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ANSYS 19.2 Release Highlights

Will Electrification Disrupt Aerospace Companies?

Electrification can change the aerospace industry.

The aerospace industry has two current electrification initiatives that could disrupt major players.

The first electrification initiative is centered on more electric aircraft (MEA). This MEA philosophy lightens the load of aircraft by tossing heavy mechanical and hydraulic systems out the hatch in favor of electrical components.

The second aerospace initiative replaces traditional propulsion systems with electric or hybrid options. After all, electrical propulsion makes aircraft more efficient, quiet, environmentally friendly and compliant with new regulations.

This trend is not mainstream yet — so don’t expect to see major airlines advertise electrically powered flights any time soon. However, drones, high-altitude platform stations (HAPS), urban air mobility (UAM) and sub-regional commercial air transportation are already based on the electrification of aircraft propulsion.





Electrification Could Disrupt the Aerospace Industry

Image of an airplane highlighting areas that could see electrification.

The electrification of transportation industries is not shocking news. Automotive engineers have amped up development of electric powertrains for over a decade.

However, aerospace is late to get on board with this trend. This is because much of the electric technology has yet to handle the power densities and voltages needed to meet the safety standards required for certification.

This creates an opportunity for new and rising players to disrupt the industry. Not convinced?

Check out Flightpath 2050. It outlines Europe’s vision for the aerospace industry. It states that future industry leaders will be the ones that develop breakthrough technology with respect to energy, environmental performance and the management of complexity.

In other words, expect to see a few startups coming from nowhere. They will emerge from stealth mode just like so many others did in the space sector. These new players could be acquired, but some could become industry leaders.

In this fast-paced scenario, simulation is the most economical way to build the knowledge to understand electrification of the aerospace industry.

How Simulation Speeds Up the Electrification of Products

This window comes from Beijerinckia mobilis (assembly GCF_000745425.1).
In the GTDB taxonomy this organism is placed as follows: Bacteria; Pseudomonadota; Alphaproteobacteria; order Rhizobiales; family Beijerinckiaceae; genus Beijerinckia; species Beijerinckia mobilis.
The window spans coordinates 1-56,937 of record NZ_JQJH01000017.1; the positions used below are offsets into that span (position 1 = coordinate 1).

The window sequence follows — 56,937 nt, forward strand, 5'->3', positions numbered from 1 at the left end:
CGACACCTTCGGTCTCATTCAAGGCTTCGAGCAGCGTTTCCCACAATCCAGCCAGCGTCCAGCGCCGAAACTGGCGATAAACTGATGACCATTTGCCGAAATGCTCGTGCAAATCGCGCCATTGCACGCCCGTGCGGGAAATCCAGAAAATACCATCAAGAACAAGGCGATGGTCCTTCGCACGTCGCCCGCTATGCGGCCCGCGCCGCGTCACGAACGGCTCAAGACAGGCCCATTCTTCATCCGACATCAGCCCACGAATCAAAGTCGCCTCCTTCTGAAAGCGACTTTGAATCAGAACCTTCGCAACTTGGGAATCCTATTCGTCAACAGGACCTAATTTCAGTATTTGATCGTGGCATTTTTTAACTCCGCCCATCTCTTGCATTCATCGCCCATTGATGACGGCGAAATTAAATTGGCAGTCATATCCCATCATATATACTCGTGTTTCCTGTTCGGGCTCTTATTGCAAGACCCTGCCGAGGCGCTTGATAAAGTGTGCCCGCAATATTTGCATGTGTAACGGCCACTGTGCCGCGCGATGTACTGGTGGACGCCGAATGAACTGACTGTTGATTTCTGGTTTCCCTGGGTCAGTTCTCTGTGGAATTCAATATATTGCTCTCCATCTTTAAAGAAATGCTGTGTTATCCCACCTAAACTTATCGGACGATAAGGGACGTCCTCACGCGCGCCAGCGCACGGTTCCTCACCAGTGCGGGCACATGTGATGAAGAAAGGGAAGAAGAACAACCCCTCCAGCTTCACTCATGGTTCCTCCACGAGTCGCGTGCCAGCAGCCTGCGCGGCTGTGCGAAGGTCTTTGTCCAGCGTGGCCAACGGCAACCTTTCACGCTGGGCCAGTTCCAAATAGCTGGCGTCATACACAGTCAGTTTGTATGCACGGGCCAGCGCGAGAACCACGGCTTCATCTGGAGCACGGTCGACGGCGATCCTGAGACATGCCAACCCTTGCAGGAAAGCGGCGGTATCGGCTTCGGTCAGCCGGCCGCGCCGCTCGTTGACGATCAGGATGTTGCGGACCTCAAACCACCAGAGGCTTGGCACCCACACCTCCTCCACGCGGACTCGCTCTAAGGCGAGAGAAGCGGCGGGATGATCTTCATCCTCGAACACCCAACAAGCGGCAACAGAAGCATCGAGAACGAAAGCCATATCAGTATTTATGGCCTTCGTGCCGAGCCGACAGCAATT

Startups are pushing the electrification of airplanes. (Image courtesy of statista).

Aerospace companies are struggling to envision how they will electrify such complex systems.

Typically, these companies build copper birds which are huge test rigs used to prototype hardware that is plugged into it. This approach is very safe and well understood.

But market demands are changing too quickly to make physical prototyping viable.

The industry needs to speed up innovation by managing risks faster and economically. This is where simulation really helps. It empowers design teams to explore hypotheses and scenarios that cannot be easily reproduced in a physical test.

This fail-sooner-and-cheaper mentality helps engineers learn about phenomena and optimize their designs accordingly.

Can we replace all physical testing with simulation?

No, regulations still require physical tests and these tests are a great way to ensure that the final designs work. However, engineers can do much more development within a virtual environment.

Simulating Aerospace Electrification Will Put You Ahead of the Curve

Simulation can drive your virtual system prototypes.

Aerospace companies understand the importance of using simulation to model fluid dynamics and structural mechanics.

However, this space still has an electrical simulation adoption gap.

Perhaps this is because high-fidelity electrical and electromagnetic simulation is much younger than computational fluid dynamics (CFD) and finite element methods (FEM).

However, aerospace engineers can get ahead of the curve with engineering simulation from ANSYS.

Using multiphysics simulations, engineering teams can simulate electromagnetic performance across components, circuits and systems. This allows them to better evaluate thermal, vibration and other critical mechanical effects in a wide range of applications such as:

  • Batteries and fuel cells.
    • Improve thermal efficiency and safety.
    • Identify performance-critical parameters.
    • Ensure operational reliability from cell- to system-level.
  • Electric machines.
    • Optimize performance and efficiency.
    • Customize and automate design workflows.
    • Identify noise, vibration and harshness (NVH) issues in the design cycle.
  • Power electronics.
    • Ensure short-circuit protection.
    • Validate virtual electromagnetic compatibility (EMC) / power quality.
    • Assess mechanical reliability
    • Optimize thermal management.
  • Full system simulation.
    • Simulate the interaction among structural mechanics, heat transfer, fluid flow, electromagnetics and embedded software.
    • Ensure that individual components interact as planned with virtual system integration.

To learn about some of these simulations, you can check out these white papers on battery thermal management and electric power train design.

Engineers are also able to add hardware and software into the development loop. This means that the engineer can test physical hardware and its control software within a simulation. This can be done using the ANSYS SCADE suite. The tool can even generate certified hardware control code. Engineers can then use this control code, physical hardware and simulations to verify the full behavior of their system.

To learn more, watch this presentation from the More Electric Aircraft Conference from Seattle. You will discover lessons from the automotive industry that can be used to better simulate electric aircraft.

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